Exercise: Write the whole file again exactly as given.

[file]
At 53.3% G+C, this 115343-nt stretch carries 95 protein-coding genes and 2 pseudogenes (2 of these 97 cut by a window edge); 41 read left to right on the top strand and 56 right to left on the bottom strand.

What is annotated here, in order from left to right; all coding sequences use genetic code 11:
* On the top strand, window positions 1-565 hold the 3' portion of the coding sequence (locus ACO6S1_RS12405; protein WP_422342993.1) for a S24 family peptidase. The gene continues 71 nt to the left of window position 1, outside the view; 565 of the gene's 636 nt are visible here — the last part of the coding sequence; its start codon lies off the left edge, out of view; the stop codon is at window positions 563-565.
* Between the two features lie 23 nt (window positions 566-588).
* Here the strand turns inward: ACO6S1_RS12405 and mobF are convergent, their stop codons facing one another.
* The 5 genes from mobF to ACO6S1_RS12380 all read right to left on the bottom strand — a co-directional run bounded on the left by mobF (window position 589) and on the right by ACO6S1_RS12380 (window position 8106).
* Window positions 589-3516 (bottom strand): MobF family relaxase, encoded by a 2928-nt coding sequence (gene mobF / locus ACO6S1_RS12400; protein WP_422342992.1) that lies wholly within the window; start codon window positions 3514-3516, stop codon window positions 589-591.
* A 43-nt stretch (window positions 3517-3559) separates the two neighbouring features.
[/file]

At 53.3% G+C, this 115343-nt stretch carries 95 protein-coding genes and 2 pseudogenes (2 of these 97 cut by a window edge); 41 read left to right on the top strand and 56 right to left on the bottom strand.

What is annotated here, in order from left to right; all coding sequences use genetic code 11:
* On the top strand, window positions 1-565 hold the 3' portion of the coding sequence (locus ACO6S1_RS12405; protein WP_422342993.1) for a S24 family peptidase. The gene continues 71 nt to the left of window position 1, outside the view; 565 of the gene's 636 nt are visible here — the last part of the coding sequence; its start codon lies off the left edge, out of view; the stop codon is at window positions 563-565.
* Between the two features lie 23 nt (window positions 566-588).
* Here the strand turns inward: ACO6S1_RS12405 and mobF are convergent, their stop codons facing one another.
* The 5 genes from mobF to ACO6S1_RS12380 all read right to left on the bottom strand — a co-directional run bounded on the left by mobF (window position 589) and on the right by ACO6S1_RS12380 (window position 8106).
* Window positions 589-3516 (bottom strand): MobF family relaxase, encoded by a 2928-nt coding sequence (gene mobF / locus ACO6S1_RS12400; protein WP_422342992.1) that lies wholly within the window; start codon window positions 3514-3516, stop codon window positions 589-591.
* A 43-nt stretch (window positions 3517-3559) separates the two neighbouring features.